Savannah Bank of Nigeria Ltd & Anor v. Ammel O. Ajilo & Anor. (1989) – SC



Savannah Bank of Nigeria Ltd & Anor v. Ammel O. Ajilo & Anor. (1989) – SC

by PipAr Chima


Since the promulgation of the Act by the Military Administration of General Obasanjo in 1978, the vast majority of Nigerians have been unaware of its revolutionary effect. They have been unaware that the Act swept away all the unlimited rights and interest they had in their lands and substituted them with very limited rights and rigid control of the use of their limited rights by the Military Governors and Local Governments. This appeal is probably one of the earliest of contested matters that will bring the revolutionary effect of the Act to the deep and painful awareness of many. The experience of disbelief and the ultra sensitivity to the irritating thoughts of loss of freedom to use one’s property without exploitative government control exhibited by the appellants’ counsel notwithstanding the fact remains that we must all appreciate the true legal position and bring it to the knowledge of the beneficiaries of rights and interest in land in each State of the Nigerian Federation. This will enable the steps necessary to bring the law in line with the wishes of Nigerians to be taken. Section 1 of the Act has made no secret of the intention and purpose of the law. It declared that land in each state of the Federation shall be vested in the Military Governor of each state to be held in trust for the use and common benefit of all Nigerians. – Obaseki, JSC. Savannah v. Ajilo (1989)

That there is a distinction between a deemed grant and an actual grant goes without saying. That the same incidence flows from both grants also goes without saying. In origin, a deemed grant is different from an actual grant. A deemed grant under the Land Use Act is a grant by operation of law. An actual grant is a grant made by the activities of the Military Governor under the Land Use Act. Both the actual and the deemed grants being grants the deemed grants being regarded by the law as if made by the Military Governor also become subject to legal controls as if granted by the Military Governor. – Obaseki, JSC. Savannah v. Ajilo (1989)

This case has once more highlighted the unnecessary difficulties created by lack of precision and inelegant drafting of statutes. The Land Use Act as a major legislation affecting the fortunes of every Nigerian leaves a lot to be desired in its drafting. The Land Use Act is an existing law and, as I declared in another forum earlier on last year, has come to stay with us. Laudable as the intention of the Act declared in the provisions of section 1 is, it is my opinion that it cannot be realised as long as the administrative provisions which deprive all Nigerians of the use and benefit of the land vested in the Military Governor remains. It is for Nigerians through their representatives (elected and non elected) to give detailed examinations to these provisions and make the necessary amendments to enable the Act achieve its laudable purpose. – Obaseki, JSC. Savannah v. Ajilo (1989)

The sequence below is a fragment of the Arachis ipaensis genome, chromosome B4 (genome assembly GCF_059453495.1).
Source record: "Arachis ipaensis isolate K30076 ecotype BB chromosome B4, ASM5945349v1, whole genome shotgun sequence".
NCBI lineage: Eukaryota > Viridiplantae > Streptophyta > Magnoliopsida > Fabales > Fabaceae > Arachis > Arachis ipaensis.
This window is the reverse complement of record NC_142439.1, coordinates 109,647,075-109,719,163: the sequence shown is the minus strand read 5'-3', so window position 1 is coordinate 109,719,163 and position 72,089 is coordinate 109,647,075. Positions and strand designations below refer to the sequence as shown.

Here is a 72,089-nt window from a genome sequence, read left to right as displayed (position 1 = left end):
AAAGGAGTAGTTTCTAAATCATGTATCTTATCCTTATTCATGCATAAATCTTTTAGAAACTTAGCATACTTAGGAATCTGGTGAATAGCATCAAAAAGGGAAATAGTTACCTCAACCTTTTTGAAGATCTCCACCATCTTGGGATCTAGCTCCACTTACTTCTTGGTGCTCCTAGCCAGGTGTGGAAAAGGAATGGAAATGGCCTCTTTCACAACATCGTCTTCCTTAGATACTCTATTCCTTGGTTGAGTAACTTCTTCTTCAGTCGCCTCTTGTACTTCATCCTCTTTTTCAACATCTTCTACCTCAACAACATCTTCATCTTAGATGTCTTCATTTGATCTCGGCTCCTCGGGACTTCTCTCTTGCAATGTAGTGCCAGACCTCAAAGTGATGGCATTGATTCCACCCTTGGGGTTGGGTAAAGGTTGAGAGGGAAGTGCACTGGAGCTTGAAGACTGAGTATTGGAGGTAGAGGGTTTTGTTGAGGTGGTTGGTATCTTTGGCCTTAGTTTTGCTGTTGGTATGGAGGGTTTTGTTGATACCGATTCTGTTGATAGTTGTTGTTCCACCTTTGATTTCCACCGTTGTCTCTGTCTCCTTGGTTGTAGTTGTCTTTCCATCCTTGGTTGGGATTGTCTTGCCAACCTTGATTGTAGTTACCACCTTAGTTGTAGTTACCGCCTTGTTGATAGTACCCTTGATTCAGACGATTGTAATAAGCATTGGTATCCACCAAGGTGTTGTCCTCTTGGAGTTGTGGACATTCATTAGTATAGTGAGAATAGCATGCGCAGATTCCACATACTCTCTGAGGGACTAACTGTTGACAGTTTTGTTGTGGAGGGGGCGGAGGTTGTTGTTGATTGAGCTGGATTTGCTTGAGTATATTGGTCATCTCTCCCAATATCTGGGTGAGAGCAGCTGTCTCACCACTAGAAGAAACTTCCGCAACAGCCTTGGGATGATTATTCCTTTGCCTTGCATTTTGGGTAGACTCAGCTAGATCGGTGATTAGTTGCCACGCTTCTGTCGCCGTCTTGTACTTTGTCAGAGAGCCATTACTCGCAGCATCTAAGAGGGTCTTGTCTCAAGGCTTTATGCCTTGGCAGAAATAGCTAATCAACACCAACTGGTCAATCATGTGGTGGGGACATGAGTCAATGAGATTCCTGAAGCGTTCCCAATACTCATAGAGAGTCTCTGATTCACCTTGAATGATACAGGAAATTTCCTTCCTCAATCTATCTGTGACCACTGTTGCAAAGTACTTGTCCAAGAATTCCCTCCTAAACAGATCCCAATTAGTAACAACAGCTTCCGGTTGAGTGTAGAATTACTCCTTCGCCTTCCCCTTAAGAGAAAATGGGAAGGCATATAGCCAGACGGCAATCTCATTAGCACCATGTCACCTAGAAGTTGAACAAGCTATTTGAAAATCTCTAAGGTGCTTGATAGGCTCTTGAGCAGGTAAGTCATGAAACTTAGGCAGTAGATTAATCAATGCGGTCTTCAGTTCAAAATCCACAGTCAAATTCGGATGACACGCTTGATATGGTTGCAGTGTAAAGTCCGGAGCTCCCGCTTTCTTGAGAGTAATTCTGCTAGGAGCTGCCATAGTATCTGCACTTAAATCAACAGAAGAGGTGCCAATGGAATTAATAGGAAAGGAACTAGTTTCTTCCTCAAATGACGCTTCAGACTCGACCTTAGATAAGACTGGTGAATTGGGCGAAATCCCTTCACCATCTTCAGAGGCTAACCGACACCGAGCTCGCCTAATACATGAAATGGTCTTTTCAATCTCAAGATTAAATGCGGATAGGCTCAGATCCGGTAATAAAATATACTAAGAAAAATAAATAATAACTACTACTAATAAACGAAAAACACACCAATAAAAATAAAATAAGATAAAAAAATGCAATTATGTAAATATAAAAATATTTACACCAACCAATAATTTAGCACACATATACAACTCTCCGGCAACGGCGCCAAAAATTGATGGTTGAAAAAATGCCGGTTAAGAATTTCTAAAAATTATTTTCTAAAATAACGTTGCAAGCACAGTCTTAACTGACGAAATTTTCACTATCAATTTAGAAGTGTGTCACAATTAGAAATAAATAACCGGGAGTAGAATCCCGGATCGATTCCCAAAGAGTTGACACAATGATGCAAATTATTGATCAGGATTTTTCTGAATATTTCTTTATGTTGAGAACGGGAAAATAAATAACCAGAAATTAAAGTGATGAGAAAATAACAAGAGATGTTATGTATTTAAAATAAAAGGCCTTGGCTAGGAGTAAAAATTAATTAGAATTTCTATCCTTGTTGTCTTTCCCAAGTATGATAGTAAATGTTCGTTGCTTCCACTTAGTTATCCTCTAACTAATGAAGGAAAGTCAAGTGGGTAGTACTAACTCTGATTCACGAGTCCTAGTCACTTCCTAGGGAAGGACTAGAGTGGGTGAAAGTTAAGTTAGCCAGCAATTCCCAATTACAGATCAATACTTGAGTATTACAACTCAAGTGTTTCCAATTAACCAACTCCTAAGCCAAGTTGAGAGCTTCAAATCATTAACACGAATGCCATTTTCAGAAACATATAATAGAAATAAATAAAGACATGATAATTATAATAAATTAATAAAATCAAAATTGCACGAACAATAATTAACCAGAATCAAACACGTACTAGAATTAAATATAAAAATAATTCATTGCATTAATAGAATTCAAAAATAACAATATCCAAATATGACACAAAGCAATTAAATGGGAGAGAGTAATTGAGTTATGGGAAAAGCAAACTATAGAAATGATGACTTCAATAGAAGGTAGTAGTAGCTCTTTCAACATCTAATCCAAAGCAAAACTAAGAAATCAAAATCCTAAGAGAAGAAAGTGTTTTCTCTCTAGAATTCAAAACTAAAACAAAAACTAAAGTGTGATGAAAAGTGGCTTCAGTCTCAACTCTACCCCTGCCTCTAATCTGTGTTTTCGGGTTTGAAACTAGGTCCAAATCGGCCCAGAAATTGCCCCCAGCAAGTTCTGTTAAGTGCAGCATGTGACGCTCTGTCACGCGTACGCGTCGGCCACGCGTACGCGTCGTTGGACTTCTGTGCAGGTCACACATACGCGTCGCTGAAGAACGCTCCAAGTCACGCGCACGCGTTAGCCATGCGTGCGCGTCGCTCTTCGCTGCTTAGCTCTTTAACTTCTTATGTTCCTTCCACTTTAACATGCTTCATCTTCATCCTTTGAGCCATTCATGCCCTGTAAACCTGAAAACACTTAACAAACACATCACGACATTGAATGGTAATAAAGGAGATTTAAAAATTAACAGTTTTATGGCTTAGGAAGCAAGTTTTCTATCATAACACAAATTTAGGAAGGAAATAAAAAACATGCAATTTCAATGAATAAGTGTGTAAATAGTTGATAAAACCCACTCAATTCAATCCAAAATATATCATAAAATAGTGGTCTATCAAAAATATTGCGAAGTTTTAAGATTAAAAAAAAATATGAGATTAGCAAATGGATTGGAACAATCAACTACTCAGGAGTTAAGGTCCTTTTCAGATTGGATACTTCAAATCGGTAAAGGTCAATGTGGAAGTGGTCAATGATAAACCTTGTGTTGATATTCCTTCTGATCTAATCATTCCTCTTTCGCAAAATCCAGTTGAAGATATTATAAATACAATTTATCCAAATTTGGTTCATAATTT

It is therefore my opinion that “deemed grant” is to be treated as a grant by the Military Governor with all the attendant consequences and subject to the provisions in the Act for the control by the Governor of the use and transfer of the right. – Obaseki, JSC. Savannah v. Ajilo (1989)

To ascertain the correct interpretation of the provision of section 34(2) vis that of section 22 of the Act, the Land Use Act is to be read as a whole. Every clause of a statute is to be construed with reference to the context of other clauses of the Act so as far as possible to make a consistent enactment of the whole statute. – Obaseki, JSC. Savannah v. Ajilo (1989)

The control and management of all land in the state, apart from the land vested in the President, Commander-in-Chief of the Armed Forces, is therefore vested either in the Military Governor or the Local Government and while the Military Governor has power to grant statutory right of occupancy in respect of any land [see section 5(1)(a)] the Local Government has power to grant customary right of occupancy in respect of land not in an urban area [see section 6(1)(a) and (b)]. – Obaseki, JSC. Savannah v. Ajilo (1989)

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One of the important principles in the interpretation of statutes is that the clauses or sections of the Act or statute should be construed together. – Nnamani, JSC. Savannah v. Ajilo (1989)

In the circumstances of this case, I would, as the two lower courts did, hold that the deed of mortgage dated 5th September, 1980 (marked Exhibit A in these proceedings) executed by the 1st plaintiff in favour of the 1st Defendant bank to secure money owed it by the 2nd plaintiff company (Respondents herein) is null and void, the consent of Military Governor of Lagos State having not been obtained before the execution of the Deed. – Nnamani, JSC. Savannah v. Ajilo (1989)